Ender’s Game – Orson Scott Card

Ender's GameReading level: 9.0
Series: Ender’s Saga book 1
Genre: Science Fiction
ELL-Friendly: No
Library recommendation: Middle or high school

I did not like this book.

Aaaand cue the angry mob of Ender’s Game fans.

I particularly enjoy reading books where I can imagine being friends with the author. I’m thinking of James Herriot, J.K. Rowling, John Green, Libba Bray. I couldn’t see myself being friends with a man  who is so against gay rights, as Orson Scott Card is. Therefore, I read the book with rather significant negative bias.

Knowing that Card is anti-gay rights, I found it incredibly hilarious that he wrote about his young, male characters sleeping and fighting naked. A lot. He mentions this detail ALL THE TIME so we don’t forget that the boys sleep naked. There were also many (unnecessary) references to boys’ “crotches.” It wasn’t inappropriate (if only excessive), and I won’t keep it off classroom selves, but, c’mon guys – the plentiful comments about boys’ nakedness leads me to believe that Card may be hiding a rather large part of his identity and trying to cover it up with hypocrisy.

Something else that irritated me was the lack of women. Aside from Ender’s mom, I think there are 2 female characters: Ender’s sister (she’s pretty awesome but in the end just barely escapes being a slave to Peter – her brother) and Petra, who is a rather minor character. But it’s okay that there are so few female characters because THEY’RE NOT SMART ENOUGH BECAUSE OF EVOLUTION: “They [girls] don’t often pass the tests to get in. Too many centuries of evolution are working against them” (24). I don’t even…

All in all, I found the book incredibly dull except for bits here and there. As the book failed to become any more interesting the more I read on, the more irritated I became. People LOVE this book! My husband, who doesn’t read much, adores this book and literally placed the book in my hands and watched me read the first chapter because he wanted me to read it so badly. He said that as a middle schooler, the book really spoke to him because he felt so isolated and different, like Ender. Like he said, maybe I have to be a middle school boy to like Ender’s Game.

The reading level is pretty high due to lots of academic language, which is why I say it’s not ELL-friendly. Each chapter opens with dialogue between two people men but who’s talking isn’t laid out. It’s just string of quotation after string of quotation. It was confusing to me, but I don’t think it would be any more confusing to ELLs unless they have limited reading proficiency in their native language(s).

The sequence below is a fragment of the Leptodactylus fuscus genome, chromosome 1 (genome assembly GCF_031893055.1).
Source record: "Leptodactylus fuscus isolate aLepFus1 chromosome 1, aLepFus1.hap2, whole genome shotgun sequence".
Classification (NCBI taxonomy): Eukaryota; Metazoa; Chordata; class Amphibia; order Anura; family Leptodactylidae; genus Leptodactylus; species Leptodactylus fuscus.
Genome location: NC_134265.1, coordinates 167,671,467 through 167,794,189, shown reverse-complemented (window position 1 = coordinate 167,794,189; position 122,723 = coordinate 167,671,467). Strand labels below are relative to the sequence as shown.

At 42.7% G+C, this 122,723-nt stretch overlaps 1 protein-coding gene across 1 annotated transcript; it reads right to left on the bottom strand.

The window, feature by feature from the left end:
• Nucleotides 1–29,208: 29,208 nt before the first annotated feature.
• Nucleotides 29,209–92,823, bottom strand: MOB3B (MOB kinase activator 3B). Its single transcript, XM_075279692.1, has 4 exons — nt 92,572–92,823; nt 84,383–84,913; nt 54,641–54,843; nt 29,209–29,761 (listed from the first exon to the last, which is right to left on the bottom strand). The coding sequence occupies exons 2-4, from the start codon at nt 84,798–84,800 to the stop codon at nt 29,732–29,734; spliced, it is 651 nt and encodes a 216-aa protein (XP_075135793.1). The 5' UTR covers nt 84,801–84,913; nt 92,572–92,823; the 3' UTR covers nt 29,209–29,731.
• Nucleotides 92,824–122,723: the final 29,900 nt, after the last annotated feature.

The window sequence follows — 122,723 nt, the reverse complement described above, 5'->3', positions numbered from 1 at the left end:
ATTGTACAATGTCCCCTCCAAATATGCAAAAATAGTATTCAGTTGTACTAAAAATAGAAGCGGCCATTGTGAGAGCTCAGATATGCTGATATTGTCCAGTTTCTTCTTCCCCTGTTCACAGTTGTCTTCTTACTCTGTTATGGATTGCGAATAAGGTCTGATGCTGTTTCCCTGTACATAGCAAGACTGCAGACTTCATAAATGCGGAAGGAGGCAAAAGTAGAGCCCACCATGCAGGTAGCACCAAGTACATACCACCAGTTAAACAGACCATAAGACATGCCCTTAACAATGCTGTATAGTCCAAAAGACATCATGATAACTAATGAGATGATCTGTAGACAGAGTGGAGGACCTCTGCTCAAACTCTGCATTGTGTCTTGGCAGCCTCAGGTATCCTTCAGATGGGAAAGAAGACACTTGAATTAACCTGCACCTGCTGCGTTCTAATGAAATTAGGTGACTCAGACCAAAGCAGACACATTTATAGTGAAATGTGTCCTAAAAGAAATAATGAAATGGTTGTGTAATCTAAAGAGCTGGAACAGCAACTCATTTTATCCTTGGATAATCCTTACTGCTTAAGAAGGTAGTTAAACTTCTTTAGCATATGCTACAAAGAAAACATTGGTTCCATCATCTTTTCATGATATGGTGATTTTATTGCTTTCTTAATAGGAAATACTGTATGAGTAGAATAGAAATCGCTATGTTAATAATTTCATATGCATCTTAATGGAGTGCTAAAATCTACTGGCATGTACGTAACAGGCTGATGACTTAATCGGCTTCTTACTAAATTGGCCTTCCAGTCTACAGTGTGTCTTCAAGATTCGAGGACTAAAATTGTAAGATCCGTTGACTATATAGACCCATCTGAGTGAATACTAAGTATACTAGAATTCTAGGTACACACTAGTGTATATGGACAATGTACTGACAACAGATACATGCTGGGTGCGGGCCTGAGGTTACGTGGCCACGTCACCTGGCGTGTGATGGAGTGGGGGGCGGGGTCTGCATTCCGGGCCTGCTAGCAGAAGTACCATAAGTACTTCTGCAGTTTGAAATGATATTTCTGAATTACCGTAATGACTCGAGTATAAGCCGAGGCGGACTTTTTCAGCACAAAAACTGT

I found it weird and rather disturbing that the kids boys would talk in the African American Vernacular, and it was described as slang. It’s not slang. It’s a dialect. I didn’t see the purpose of this “slang”…

And Peter is just downright creepy. He’s a 12-year-old psychopath. And Ender is 6 years old and being trained to be a killer. Creepy creepy creepy. I couldn’t even picture Ender being 6. The way he talked and thought was “advanced,” I know, but I had to picture him as 15 or older because my brain couldn’t comprehend a 6-year-old having these sorts of thoughts.

Ender’s internal struggle of being a killer/turning into Peter was interesting, I’ll admit. It’s not like he woke up one morning and realized, “oh dang, I’m a murder. When did this even happen?” No, Ender sees it coming, and he is very much aware of his transformation from innocent to killer. I heard from various sources my husband that some people don’t think this book is good for kids because killing is glorified. I didn’t think so. Because the book is told through Ender’s eyes, we see that killing people sucks. Don’t do it, boys and girls. The end, then, was my favorite part – when there’s the hope for peace and understanding. I thought this bit about coming to peace with and understanding the buggers (the enemy) was ironic because of Card’s intolerance to gay people, who, in fact, are human and not even aliens.

Edit: The reader is lead to believe that Ender is “off the hook” and innocent after murdering two children as well as millions (billions?) of buggers because he felt bad or because it was an accident. I found myself excusing Ender’s actions, but that’s not realistic or moral. When you hurt someone (or, heaven forbid, kill someone), there are consequences whether your feel sorry or not. However, I think that students (middle schoolers especially) would not think so deeply about this issue without being prompted, and I don’t think this book is going to turn kids into killers, even if it does plant the seed that you can do terrible things as long as you feel bad or if it was in self-defense (George Zimmerman trial, anyone?).

And thus ends my most cynical post to date. Good day.

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